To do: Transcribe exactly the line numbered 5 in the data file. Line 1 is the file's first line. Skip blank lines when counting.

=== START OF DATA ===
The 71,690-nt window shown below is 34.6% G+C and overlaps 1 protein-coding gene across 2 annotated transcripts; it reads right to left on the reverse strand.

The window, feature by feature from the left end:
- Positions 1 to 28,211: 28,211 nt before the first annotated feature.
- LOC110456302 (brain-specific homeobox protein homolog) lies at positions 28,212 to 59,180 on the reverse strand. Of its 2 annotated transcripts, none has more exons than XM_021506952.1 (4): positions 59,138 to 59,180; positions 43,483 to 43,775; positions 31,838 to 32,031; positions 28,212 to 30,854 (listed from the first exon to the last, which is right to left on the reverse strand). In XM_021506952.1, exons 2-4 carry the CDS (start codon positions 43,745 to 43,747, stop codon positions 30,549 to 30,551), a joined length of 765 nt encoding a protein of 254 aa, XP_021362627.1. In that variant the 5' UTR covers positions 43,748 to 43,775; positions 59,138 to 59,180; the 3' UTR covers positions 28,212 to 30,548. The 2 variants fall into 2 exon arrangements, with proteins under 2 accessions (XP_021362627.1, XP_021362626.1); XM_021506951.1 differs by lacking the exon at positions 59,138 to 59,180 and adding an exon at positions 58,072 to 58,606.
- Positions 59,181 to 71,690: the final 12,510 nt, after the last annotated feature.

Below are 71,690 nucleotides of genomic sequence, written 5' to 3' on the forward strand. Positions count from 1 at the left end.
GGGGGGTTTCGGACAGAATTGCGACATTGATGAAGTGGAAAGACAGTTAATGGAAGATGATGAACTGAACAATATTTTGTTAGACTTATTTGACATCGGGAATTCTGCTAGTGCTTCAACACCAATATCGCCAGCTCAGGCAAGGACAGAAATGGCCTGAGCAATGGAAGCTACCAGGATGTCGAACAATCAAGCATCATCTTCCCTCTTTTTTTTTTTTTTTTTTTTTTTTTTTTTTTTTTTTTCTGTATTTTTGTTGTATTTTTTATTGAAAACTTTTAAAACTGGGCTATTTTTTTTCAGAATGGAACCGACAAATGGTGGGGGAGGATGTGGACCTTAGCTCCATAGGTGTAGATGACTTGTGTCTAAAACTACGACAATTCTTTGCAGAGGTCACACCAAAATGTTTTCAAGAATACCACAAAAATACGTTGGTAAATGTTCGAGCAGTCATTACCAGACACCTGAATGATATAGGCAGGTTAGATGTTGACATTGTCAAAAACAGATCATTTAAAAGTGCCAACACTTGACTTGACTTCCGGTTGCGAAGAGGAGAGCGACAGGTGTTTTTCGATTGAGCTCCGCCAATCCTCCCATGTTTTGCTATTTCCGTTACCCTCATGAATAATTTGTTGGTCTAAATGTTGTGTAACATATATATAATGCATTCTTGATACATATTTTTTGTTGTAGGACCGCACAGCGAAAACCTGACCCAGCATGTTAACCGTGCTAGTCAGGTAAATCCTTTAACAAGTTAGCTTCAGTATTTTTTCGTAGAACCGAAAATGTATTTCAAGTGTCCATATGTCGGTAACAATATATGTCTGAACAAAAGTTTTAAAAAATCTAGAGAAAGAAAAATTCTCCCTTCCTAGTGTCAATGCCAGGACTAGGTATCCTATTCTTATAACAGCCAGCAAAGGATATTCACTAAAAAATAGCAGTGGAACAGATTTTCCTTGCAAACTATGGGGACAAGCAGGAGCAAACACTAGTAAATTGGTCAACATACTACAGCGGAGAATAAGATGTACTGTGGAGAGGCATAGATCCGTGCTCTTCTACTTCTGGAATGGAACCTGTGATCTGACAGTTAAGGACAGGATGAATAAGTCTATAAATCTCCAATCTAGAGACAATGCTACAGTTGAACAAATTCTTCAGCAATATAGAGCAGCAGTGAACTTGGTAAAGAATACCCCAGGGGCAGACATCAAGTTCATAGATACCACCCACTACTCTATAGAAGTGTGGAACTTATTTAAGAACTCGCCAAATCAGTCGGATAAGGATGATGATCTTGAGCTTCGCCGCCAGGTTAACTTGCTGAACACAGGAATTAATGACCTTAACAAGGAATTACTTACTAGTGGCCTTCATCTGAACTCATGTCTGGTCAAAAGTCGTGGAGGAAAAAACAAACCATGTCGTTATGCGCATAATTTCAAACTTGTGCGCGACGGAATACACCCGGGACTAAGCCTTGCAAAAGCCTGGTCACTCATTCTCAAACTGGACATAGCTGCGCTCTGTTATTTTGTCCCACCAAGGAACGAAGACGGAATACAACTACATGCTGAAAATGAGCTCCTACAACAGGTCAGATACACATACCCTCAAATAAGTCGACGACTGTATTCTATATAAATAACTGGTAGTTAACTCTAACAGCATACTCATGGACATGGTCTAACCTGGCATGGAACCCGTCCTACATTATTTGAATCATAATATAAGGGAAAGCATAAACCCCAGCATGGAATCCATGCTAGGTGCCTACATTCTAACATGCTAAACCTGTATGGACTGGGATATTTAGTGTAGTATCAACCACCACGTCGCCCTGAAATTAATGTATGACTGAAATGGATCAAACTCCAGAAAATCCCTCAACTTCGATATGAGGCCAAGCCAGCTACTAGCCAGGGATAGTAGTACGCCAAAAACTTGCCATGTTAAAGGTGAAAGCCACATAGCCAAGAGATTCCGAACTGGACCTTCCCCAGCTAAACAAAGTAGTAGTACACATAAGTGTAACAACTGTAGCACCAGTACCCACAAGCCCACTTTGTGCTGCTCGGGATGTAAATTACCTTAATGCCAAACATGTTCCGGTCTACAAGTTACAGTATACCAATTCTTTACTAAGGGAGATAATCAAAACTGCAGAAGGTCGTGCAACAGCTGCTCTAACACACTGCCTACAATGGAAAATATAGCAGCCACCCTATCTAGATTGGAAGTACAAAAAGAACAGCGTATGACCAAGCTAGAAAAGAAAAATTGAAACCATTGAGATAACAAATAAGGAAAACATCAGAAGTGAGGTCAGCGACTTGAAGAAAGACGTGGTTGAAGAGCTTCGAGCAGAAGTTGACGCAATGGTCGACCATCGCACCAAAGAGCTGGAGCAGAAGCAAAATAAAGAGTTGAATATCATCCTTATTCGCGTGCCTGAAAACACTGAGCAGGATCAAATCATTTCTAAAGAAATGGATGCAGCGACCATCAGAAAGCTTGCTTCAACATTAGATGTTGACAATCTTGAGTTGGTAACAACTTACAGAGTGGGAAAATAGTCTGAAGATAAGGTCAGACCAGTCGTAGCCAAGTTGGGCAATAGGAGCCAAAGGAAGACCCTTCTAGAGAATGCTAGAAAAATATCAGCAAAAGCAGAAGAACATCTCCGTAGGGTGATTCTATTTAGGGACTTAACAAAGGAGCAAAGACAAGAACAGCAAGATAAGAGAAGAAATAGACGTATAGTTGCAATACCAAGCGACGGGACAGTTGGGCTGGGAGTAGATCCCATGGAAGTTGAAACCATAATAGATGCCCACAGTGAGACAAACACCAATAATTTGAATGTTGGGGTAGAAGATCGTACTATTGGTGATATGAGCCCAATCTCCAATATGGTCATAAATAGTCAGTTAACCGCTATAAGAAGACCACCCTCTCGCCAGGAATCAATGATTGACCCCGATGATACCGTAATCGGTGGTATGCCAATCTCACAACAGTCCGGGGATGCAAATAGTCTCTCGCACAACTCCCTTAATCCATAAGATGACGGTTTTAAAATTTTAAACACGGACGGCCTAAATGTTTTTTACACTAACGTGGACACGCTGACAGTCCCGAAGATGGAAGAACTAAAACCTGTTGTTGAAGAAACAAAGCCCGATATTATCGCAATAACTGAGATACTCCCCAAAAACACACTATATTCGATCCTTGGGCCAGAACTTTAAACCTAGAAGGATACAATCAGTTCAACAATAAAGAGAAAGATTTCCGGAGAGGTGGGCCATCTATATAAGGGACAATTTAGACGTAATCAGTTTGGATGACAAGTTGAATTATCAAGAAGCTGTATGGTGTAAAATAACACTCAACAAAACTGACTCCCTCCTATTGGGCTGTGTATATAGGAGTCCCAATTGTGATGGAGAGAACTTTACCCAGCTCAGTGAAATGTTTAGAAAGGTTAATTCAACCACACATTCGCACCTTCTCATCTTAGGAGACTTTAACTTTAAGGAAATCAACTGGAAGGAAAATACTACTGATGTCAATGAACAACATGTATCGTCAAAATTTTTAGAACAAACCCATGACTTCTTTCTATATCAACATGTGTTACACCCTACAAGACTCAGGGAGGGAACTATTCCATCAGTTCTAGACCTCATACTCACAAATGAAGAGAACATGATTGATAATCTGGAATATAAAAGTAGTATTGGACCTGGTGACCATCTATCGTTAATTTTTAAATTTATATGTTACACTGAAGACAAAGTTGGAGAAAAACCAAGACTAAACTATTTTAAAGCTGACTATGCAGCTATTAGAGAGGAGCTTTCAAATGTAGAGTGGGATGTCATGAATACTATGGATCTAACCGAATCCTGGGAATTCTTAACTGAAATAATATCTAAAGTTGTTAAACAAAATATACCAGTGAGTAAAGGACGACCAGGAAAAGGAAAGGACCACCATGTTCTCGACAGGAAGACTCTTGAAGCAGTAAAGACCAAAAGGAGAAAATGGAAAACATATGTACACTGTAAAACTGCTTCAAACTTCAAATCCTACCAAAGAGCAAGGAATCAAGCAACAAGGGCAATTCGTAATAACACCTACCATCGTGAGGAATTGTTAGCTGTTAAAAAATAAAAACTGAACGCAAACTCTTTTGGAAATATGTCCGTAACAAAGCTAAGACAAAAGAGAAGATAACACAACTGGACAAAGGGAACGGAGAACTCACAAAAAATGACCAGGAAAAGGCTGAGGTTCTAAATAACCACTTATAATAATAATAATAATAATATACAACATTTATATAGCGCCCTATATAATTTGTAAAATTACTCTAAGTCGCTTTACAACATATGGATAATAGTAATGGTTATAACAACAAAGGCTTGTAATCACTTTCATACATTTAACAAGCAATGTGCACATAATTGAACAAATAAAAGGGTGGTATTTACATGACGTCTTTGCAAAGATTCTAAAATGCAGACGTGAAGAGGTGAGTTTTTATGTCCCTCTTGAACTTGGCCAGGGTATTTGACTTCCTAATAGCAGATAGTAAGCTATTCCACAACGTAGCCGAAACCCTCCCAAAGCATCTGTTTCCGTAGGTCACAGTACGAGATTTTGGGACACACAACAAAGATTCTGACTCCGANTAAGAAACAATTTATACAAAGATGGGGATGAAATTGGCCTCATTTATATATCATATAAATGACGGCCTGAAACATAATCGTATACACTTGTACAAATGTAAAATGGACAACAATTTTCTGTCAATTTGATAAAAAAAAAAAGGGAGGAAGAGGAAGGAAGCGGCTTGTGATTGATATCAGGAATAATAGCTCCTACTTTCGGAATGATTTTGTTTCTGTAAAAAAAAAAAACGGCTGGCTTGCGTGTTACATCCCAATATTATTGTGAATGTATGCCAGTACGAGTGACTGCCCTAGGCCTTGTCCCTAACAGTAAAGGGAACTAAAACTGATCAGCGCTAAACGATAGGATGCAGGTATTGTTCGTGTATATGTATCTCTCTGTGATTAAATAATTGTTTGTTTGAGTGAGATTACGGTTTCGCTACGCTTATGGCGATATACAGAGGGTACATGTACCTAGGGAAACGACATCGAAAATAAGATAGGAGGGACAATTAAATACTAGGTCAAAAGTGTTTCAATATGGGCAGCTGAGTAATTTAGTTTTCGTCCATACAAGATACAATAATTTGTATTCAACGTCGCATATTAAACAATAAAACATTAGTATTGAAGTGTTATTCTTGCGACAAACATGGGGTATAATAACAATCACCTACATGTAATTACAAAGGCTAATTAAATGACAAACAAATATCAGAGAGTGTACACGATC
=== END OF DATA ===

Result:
- Positions 59,181 to 71,690: the final 12,510 nt, after the last annotated feature.